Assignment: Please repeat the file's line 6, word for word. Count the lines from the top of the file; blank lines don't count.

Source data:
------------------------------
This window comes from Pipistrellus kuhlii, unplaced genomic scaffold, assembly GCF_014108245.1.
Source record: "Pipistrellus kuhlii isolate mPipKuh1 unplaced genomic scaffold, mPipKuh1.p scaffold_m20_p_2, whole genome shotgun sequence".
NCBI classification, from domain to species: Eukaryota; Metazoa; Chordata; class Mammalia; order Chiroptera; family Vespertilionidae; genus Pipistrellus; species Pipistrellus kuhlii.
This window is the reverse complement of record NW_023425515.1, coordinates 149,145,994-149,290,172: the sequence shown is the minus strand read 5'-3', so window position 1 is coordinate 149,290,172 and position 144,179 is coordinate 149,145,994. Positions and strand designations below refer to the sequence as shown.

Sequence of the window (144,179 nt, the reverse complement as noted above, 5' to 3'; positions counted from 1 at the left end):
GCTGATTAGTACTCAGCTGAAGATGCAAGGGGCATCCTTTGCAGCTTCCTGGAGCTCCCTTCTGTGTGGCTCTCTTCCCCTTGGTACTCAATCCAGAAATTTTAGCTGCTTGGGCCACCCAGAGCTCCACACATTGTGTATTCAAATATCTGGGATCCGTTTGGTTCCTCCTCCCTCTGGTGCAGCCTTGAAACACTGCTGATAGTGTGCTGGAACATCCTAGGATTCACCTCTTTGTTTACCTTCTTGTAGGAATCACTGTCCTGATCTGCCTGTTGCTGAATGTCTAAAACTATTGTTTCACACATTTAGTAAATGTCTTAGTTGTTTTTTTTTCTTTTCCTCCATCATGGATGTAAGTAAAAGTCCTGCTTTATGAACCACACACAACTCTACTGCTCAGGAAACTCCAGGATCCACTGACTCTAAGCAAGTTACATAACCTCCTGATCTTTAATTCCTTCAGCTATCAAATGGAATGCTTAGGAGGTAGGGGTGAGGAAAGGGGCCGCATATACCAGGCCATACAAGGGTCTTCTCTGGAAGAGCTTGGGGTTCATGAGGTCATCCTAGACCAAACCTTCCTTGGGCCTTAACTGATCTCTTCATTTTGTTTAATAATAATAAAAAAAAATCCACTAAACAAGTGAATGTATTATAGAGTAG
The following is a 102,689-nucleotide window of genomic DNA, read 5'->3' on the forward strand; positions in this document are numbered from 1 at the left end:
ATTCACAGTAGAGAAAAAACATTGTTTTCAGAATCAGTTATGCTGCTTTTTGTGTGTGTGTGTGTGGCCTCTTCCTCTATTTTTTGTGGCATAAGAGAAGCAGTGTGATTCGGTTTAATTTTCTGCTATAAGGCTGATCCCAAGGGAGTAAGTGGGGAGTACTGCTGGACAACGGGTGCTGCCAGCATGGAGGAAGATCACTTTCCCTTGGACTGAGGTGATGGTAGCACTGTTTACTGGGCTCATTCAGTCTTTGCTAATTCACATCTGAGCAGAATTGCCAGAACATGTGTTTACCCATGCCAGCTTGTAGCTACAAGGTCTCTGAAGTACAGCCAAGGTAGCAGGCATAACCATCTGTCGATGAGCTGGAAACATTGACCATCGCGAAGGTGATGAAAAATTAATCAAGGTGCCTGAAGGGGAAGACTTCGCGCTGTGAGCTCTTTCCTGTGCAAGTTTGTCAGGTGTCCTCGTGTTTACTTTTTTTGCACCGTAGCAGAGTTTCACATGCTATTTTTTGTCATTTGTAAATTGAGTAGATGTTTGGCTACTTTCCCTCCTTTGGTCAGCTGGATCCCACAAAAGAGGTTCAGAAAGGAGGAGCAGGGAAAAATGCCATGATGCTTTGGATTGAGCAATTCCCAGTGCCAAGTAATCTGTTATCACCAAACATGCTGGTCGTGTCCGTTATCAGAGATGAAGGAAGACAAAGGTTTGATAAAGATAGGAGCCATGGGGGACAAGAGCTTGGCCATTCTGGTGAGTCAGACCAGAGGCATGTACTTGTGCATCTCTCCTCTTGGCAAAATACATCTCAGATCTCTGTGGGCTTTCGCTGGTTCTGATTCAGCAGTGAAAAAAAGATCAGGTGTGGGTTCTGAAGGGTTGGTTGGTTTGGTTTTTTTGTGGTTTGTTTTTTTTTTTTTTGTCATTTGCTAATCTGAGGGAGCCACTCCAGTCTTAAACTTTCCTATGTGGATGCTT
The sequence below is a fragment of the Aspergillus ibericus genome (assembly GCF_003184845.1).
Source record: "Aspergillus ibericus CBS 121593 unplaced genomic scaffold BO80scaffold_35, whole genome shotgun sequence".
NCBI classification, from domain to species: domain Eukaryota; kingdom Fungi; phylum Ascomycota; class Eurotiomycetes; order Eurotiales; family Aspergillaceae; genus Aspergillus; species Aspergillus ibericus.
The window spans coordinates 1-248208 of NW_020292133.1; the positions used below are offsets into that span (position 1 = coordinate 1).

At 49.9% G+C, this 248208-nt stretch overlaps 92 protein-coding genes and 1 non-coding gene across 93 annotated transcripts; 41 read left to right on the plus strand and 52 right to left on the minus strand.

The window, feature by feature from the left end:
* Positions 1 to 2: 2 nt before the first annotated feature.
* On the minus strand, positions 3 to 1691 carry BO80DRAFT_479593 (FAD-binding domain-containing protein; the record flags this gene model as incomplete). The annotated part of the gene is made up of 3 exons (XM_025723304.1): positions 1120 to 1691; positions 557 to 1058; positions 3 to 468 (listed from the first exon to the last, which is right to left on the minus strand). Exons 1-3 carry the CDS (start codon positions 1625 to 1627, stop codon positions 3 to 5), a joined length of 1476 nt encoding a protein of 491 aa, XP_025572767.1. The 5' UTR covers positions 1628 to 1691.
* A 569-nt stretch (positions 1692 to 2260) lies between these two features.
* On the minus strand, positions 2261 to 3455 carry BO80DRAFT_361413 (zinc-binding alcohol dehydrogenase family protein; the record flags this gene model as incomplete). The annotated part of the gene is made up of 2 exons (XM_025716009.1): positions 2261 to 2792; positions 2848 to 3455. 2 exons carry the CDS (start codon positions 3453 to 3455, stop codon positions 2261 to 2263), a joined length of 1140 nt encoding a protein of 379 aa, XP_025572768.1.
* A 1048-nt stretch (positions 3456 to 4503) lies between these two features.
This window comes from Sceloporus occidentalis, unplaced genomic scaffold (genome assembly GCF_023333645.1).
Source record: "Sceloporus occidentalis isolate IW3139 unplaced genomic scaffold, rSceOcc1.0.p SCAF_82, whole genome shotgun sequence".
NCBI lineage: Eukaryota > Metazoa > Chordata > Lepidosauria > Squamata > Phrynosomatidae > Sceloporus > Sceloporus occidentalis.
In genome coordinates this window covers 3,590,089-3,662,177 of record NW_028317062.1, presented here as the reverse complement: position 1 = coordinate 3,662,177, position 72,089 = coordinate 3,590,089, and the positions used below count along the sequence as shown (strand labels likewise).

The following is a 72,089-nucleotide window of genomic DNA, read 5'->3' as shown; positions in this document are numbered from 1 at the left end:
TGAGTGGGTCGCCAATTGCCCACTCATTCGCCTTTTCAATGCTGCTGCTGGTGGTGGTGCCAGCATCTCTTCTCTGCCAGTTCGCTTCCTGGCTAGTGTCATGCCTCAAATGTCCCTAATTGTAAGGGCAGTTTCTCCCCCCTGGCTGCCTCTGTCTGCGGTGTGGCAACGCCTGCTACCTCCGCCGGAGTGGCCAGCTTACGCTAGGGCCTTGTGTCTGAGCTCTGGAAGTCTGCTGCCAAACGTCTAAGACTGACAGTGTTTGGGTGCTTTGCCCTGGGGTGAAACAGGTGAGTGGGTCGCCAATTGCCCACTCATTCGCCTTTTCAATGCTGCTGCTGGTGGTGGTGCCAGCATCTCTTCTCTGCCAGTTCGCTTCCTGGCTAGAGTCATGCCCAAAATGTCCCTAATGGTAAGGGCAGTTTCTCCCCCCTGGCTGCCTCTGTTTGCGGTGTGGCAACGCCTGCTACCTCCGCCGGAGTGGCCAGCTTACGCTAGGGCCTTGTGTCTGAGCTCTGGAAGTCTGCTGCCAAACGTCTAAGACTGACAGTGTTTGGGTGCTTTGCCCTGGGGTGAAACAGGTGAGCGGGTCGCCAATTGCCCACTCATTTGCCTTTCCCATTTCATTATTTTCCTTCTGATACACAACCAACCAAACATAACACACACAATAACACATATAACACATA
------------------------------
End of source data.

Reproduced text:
GCTGATTAGTACTCAGCTGAAGATGCAAGGGGCATCCTTTGCAGCTTCCTGGAGCTCCCTTCTGTGTGGCTCTCTTCCCCTTGGTACTCAATCCAGAAATTTTAGCTGCTTGGGCCACCCAGAGCTCCACACATTGTGTATTCAAATATCTGGGATCCGTTTGGTTCCTCCTCCCTCTGGTGCAGCCTTGAAACACTGCTGATAGTGTGCTGGAACATCCTAGGATTCACCTCTTTGTTTACCTTCTTGTAGGAATCACTGTCCTGATCTGCCTGTTGCTGAATGTCTAAAACTATTGTTTCACACATTTAGTAAATGTCTTAGTTGTTTTTTTTTCTTTTCCTCCATCATGGATGTAAGTAAAAGTCCTGCTTTATGAACCACACACAACTCTACTGCTCAGGAAACTCCAGGATCCACTGACTCTAAGCAAGTTACATAACCTCCTGATCTTTAATTCCTTCAGCTATCAAATGGAATGCTTAGGAGGTAGGGGTGAGGAAAGGGGCCGCATATACCAGGCCATACAAGGGTCTTCTCTGGAAGAGCTTGGGGTTCATGAGGTCATCCTAGACCAAACCTTCCTTGGGCCTTAACTGATCTCTTCATTTTGTTTAATAATAATAAAAAAAAATCCACTAAACAAGTGAATGTATTATAGAGTAG